Mother Julian of Norwich was an anchoress in the 14th century.

She withdrew from society to live a solitary life of prayer and contemplation in a cell attached to St Julian’s Church.

When about 30 years old, she reported seeing 16 mystical visions and wrote them down in a book called Revelations of Divine Love.

Living in turbulent times, arising from the suffering inflicted by war, famine, plague and unemployment, her writings touched on the themes of agony and grief, but managed to present these miseries within a vision of a better life.

Julian urged her fellow believers to look beyond their own sufferings and to cope by paying attention to their neighbours and extending compassion to everyone else in need.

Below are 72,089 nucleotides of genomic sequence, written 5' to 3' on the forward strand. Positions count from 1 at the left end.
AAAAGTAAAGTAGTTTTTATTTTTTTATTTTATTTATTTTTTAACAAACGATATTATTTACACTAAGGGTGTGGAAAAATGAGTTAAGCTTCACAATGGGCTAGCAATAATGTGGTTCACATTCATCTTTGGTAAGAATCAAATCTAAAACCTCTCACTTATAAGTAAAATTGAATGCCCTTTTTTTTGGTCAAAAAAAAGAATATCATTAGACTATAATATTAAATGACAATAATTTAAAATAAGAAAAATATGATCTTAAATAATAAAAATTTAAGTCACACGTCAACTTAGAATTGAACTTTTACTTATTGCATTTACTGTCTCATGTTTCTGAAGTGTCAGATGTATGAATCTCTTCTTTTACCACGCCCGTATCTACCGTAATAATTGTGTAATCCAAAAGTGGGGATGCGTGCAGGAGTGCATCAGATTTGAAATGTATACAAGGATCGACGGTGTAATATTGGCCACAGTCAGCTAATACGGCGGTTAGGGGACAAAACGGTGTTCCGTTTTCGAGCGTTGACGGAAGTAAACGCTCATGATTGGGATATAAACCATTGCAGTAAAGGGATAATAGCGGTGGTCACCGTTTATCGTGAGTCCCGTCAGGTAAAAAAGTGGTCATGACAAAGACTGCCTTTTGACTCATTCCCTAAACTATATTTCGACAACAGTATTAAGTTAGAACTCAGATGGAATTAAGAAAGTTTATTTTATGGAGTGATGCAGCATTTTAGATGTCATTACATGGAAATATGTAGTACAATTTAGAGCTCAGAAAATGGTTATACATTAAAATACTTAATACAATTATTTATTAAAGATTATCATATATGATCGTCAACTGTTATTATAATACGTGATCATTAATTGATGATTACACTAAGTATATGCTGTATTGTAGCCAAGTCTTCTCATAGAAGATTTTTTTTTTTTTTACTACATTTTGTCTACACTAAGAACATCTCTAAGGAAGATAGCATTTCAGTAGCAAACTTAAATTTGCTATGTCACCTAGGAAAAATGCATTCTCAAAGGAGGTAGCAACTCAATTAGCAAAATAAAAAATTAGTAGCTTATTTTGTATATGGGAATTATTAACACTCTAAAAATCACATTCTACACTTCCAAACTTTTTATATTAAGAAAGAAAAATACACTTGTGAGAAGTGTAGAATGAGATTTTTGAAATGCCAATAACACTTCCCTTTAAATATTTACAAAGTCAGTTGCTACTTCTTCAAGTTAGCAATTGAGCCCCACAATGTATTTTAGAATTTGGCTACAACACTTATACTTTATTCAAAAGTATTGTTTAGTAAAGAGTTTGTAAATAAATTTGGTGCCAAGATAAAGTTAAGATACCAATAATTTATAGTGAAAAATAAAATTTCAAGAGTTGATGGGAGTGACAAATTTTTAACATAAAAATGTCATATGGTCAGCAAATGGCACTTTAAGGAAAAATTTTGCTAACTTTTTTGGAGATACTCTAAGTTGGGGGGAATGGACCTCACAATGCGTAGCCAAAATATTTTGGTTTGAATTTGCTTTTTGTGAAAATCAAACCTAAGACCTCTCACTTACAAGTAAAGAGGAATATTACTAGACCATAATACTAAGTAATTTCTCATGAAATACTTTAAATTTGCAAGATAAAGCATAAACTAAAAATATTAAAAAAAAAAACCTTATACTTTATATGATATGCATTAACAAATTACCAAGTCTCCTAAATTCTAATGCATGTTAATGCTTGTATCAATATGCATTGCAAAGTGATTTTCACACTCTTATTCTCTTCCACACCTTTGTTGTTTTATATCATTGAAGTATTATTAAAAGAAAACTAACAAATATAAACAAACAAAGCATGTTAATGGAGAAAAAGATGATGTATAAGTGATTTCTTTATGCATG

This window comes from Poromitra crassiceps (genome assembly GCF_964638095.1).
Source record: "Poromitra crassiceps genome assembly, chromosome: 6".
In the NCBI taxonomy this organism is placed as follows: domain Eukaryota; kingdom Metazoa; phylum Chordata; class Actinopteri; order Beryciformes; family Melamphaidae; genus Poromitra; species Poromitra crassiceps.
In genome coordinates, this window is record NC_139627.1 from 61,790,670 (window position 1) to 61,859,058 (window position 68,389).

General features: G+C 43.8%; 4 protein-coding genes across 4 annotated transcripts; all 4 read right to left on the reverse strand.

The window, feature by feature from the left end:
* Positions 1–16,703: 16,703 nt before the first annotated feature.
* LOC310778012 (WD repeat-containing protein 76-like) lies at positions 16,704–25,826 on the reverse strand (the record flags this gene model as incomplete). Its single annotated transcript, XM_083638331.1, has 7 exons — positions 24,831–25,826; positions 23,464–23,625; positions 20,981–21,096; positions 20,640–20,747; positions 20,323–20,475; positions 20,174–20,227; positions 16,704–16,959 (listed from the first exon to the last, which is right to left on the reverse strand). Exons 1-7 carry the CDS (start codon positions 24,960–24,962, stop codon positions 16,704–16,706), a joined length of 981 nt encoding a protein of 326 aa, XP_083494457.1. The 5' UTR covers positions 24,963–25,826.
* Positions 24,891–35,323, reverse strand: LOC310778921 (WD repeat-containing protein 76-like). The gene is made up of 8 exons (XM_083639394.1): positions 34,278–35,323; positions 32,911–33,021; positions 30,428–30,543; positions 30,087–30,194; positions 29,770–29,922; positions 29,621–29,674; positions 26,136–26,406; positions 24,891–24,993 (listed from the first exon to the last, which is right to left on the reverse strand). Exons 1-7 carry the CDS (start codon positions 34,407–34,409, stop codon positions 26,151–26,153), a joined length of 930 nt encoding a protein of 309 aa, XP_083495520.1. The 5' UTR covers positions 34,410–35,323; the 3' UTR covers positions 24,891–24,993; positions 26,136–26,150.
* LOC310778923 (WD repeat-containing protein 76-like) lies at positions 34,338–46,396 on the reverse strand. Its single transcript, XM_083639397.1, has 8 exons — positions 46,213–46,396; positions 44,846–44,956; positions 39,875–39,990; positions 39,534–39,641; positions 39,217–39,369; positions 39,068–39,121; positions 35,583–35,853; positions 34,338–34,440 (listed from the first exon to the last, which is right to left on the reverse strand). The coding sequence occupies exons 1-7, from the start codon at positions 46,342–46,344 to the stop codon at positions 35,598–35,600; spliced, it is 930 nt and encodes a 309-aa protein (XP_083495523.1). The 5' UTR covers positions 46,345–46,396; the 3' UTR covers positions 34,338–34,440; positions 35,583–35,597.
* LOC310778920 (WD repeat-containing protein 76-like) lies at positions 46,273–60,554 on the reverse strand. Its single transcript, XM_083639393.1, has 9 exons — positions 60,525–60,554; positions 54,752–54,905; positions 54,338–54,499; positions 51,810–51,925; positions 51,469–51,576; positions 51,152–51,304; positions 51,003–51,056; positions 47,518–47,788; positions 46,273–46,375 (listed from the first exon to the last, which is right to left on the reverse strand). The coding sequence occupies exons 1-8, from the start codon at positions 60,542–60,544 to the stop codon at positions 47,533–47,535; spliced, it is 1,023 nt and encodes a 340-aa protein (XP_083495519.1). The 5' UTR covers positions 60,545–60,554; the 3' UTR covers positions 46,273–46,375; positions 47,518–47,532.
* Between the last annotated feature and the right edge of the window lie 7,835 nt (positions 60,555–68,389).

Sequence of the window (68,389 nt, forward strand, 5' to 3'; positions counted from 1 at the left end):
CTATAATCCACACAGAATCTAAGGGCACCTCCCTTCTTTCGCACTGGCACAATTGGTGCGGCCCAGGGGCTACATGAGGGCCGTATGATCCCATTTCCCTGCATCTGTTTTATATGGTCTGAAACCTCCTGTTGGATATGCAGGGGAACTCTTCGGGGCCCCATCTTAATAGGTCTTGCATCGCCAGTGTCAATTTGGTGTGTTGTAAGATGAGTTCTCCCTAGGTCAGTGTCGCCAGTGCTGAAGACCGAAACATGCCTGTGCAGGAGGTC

She emphasised the enduring nature of our primary relationship with God by noting that anyone who loves his creatures into being certainly intends to care for them and provide for their needs, whatever they may be.

We can seek this same peace and security today by discovering the sense of affirmation and acceptance in the knowledge that God loves us, too, and desires to share a life of close relationship with us.

Julian’s meditations do not pretend to take away the pain of today’s world, but they can inspire us to rise up in the midst of the struggle and fix our eyes on God.

They promote the virtues of self-acceptance and neighbourly love and show how these qualities help us discover the face of God.

Frances Stride

Licensed Lay Minister (Reader), Hawkshead Benefice